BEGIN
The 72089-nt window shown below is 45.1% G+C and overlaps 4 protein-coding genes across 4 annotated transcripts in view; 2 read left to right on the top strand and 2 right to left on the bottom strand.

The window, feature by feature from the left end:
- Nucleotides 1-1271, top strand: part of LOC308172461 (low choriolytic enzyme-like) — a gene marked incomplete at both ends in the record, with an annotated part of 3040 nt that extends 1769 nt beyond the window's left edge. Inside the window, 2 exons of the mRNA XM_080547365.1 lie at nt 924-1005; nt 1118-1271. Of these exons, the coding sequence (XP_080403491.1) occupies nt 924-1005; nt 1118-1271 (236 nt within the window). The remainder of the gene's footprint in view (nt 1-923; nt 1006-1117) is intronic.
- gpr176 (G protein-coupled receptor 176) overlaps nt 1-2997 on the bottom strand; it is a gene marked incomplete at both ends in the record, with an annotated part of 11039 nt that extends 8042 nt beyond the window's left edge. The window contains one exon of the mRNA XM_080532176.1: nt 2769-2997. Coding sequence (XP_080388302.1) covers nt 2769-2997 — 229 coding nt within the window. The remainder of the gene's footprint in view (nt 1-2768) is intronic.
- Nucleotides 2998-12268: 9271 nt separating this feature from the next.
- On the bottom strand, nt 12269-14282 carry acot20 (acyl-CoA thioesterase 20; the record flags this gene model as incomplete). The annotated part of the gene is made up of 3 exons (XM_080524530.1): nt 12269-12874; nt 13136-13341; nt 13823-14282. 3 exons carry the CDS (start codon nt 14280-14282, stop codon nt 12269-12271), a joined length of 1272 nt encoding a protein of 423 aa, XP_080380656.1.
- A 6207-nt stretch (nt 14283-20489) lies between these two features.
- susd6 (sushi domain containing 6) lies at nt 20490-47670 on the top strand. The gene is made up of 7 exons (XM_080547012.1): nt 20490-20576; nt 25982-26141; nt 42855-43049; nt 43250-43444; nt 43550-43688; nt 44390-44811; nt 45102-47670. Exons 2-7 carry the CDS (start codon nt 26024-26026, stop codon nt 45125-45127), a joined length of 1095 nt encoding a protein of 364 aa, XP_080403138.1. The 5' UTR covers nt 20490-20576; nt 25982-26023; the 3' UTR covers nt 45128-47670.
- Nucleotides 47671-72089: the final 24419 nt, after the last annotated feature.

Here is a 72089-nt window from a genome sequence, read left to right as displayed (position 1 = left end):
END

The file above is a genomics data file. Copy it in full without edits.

The 72089-nt window shown below is 45.1% G+C and overlaps 4 protein-coding genes across 4 annotated transcripts in view; 2 read left to right on the top strand and 2 right to left on the bottom strand.

The window, feature by feature from the left end:
- Nucleotides 1-1271, top strand: part of LOC308172461 (low choriolytic enzyme-like) — a gene marked incomplete at both ends in the record, with an annotated part of 3040 nt that extends 1769 nt beyond the window's left edge. Inside the window, 2 exons of the mRNA XM_080547365.1 lie at nt 924-1005; nt 1118-1271. Of these exons, the coding sequence (XP_080403491.1) occupies nt 924-1005; nt 1118-1271 (236 nt within the window). The remainder of the gene's footprint in view (nt 1-923; nt 1006-1117) is intronic.
- gpr176 (G protein-coupled receptor 176) overlaps nt 1-2997 on the bottom strand; it is a gene marked incomplete at both ends in the record, with an annotated part of 11039 nt that extends 8042 nt beyond the window's left edge. The window contains one exon of the mRNA XM_080532176.1: nt 2769-2997. Coding sequence (XP_080388302.1) covers nt 2769-2997 — 229 coding nt within the window. The remainder of the gene's footprint in view (nt 1-2768) is intronic.
- Nucleotides 2998-12268: 9271 nt separating this feature from the next.
- On the bottom strand, nt 12269-14282 carry acot20 (acyl-CoA thioesterase 20; the record flags this gene model as incomplete). The annotated part of the gene is made up of 3 exons (XM_080524530.1): nt 12269-12874; nt 13136-13341; nt 13823-14282. 3 exons carry the CDS (start codon nt 14280-14282, stop codon nt 12269-12271), a joined length of 1272 nt encoding a protein of 423 aa, XP_080380656.1.
- A 6207-nt stretch (nt 14283-20489) lies between these two features.
- susd6 (sushi domain containing 6) lies at nt 20490-47670 on the top strand. The gene is made up of 7 exons (XM_080547012.1): nt 20490-20576; nt 25982-26141; nt 42855-43049; nt 43250-43444; nt 43550-43688; nt 44390-44811; nt 45102-47670. Exons 2-7 carry the CDS (start codon nt 26024-26026, stop codon nt 45125-45127), a joined length of 1095 nt encoding a protein of 364 aa, XP_080403138.1. The 5' UTR covers nt 20490-20576; nt 25982-26023; the 3' UTR covers nt 45128-47670.
- Nucleotides 47671-72089: the final 24419 nt, after the last annotated feature.

Here is a 72089-nt window from a genome sequence, read left to right as displayed (position 1 = left end):